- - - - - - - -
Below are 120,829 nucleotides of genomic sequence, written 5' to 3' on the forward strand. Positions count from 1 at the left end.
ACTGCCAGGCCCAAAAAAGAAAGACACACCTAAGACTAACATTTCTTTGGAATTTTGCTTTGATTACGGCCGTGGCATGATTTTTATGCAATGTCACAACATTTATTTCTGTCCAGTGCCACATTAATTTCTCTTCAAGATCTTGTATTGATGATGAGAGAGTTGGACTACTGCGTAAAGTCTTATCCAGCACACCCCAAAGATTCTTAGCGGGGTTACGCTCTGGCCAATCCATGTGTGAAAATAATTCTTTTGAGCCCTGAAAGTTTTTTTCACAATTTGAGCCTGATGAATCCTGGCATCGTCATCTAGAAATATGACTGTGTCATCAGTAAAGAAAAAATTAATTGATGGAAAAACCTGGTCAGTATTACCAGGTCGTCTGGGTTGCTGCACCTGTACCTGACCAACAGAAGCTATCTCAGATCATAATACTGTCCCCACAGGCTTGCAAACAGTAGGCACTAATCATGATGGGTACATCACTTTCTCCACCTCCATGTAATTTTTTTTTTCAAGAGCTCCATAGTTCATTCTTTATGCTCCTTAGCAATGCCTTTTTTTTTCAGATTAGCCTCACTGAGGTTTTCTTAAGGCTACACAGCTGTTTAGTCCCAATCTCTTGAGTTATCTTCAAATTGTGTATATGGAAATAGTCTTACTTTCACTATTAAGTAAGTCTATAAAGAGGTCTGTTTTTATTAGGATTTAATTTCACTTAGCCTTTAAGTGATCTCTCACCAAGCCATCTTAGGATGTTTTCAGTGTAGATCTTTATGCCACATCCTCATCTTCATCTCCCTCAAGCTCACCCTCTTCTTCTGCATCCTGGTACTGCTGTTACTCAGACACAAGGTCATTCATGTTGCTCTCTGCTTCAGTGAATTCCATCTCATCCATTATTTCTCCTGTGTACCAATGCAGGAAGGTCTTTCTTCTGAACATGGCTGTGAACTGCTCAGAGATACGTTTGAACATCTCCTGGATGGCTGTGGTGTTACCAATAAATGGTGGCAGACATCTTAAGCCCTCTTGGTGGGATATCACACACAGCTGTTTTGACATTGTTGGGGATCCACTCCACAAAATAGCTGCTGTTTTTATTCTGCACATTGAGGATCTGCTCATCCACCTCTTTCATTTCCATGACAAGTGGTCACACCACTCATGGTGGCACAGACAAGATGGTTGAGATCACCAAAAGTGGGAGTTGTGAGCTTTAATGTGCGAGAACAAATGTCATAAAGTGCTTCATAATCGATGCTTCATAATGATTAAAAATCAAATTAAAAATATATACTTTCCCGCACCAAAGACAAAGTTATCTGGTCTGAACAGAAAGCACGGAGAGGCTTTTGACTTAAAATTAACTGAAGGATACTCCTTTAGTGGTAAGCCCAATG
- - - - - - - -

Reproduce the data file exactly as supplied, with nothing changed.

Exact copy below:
Below are 120,829 nucleotides of genomic sequence, written 5' to 3' on the forward strand. Positions count from 1 at the left end.
ACTGCCAGGCCCAAAAAAGAAAGACACACCTAAGACTAACATTTCTTTGGAATTTTGCTTTGATTACGGCCGTGGCATGATTTTTATGCAATGTCACAACATTTATTTCTGTCCAGTGCCACATTAATTTCTCTTCAAGATCTTGTATTGATGATGAGAGAGTTGGACTACTGCGTAAAGTCTTATCCAGCACACCCCAAAGATTCTTAGCGGGGTTACGCTCTGGCCAATCCATGTGTGAAAATAATTCTTTTGAGCCCTGAAAGTTTTTTTCACAATTTGAGCCTGATGAATCCTGGCATCGTCATCTAGAAATATGACTGTGTCATCAGTAAAGAAAAAATTAATTGATGGAAAAACCTGGTCAGTATTACCAGGTCGTCTGGGTTGCTGCACCTGTACCTGACCAACAGAAGCTATCTCAGATCATAATACTGTCCCCACAGGCTTGCAAACAGTAGGCACTAATCATGATGGGTACATCACTTTCTCCACCTCCATGTAATTTTTTTTTTCAAGAGCTCCATAGTTCATTCTTTATGCTCCTTAGCAATGCCTTTTTTTTTCAGATTAGCCTCACTGAGGTTTTCTTAAGGCTACACAGCTGTTTAGTCCCAATCTCTTGAGTTATCTTCAAATTGTGTATATGGAAATAGTCTTACTTTCACTATTAAGTAAGTCTATAAAGAGGTCTGTTTTTATTAGGATTTAATTTCACTTAGCCTTTAAGTGATCTCTCACCAAGCCATCTTAGGATGTTTTCAGTGTAGATCTTTATGCCACATCCTCATCTTCATCTCCCTCAAGCTCACCCTCTTCTTCTGCATCCTGGTACTGCTGTTACTCAGACACAAGGTCATTCATGTTGCTCTCTGCTTCAGTGAATTCCATCTCATCCATTATTTCTCCTGTGTACCAATGCAGGAAGGTCTTTCTTCTGAACATGGCTGTGAACTGCTCAGAGATACGTTTGAACATCTCCTGGATGGCTGTGGTGTTACCAATAAATGGTGGCAGACATCTTAAGCCCTCTTGGTGGGATATCACACACAGCTGTTTTGACATTGTTGGGGATCCACTCCACAAAATAGCTGCTGTTTTTATTCTGCACATTGAGGATCTGCTCATCCACCTCTTTCATTTCCATGACAAGTGGTCACACCACTCATGGTGGCACAGACAAGATGGTTGAGATCACCAAAAGTGGGAGTTGTGAGCTTTAATGTGCGAGAACAAATGTCATAAAGTGCTTCATAATCGATGCTTCATAATGATTAAAAATCAAATTAAAAATATATACTTTCCCGCACCAAAGACAAAGTTATCTGGTCTGAACAGAAAGCACGGAGAGGCTTTTGACTTAAAATTAACTGAAGGATACTCCTTTAGTGGTAAGCCCAATG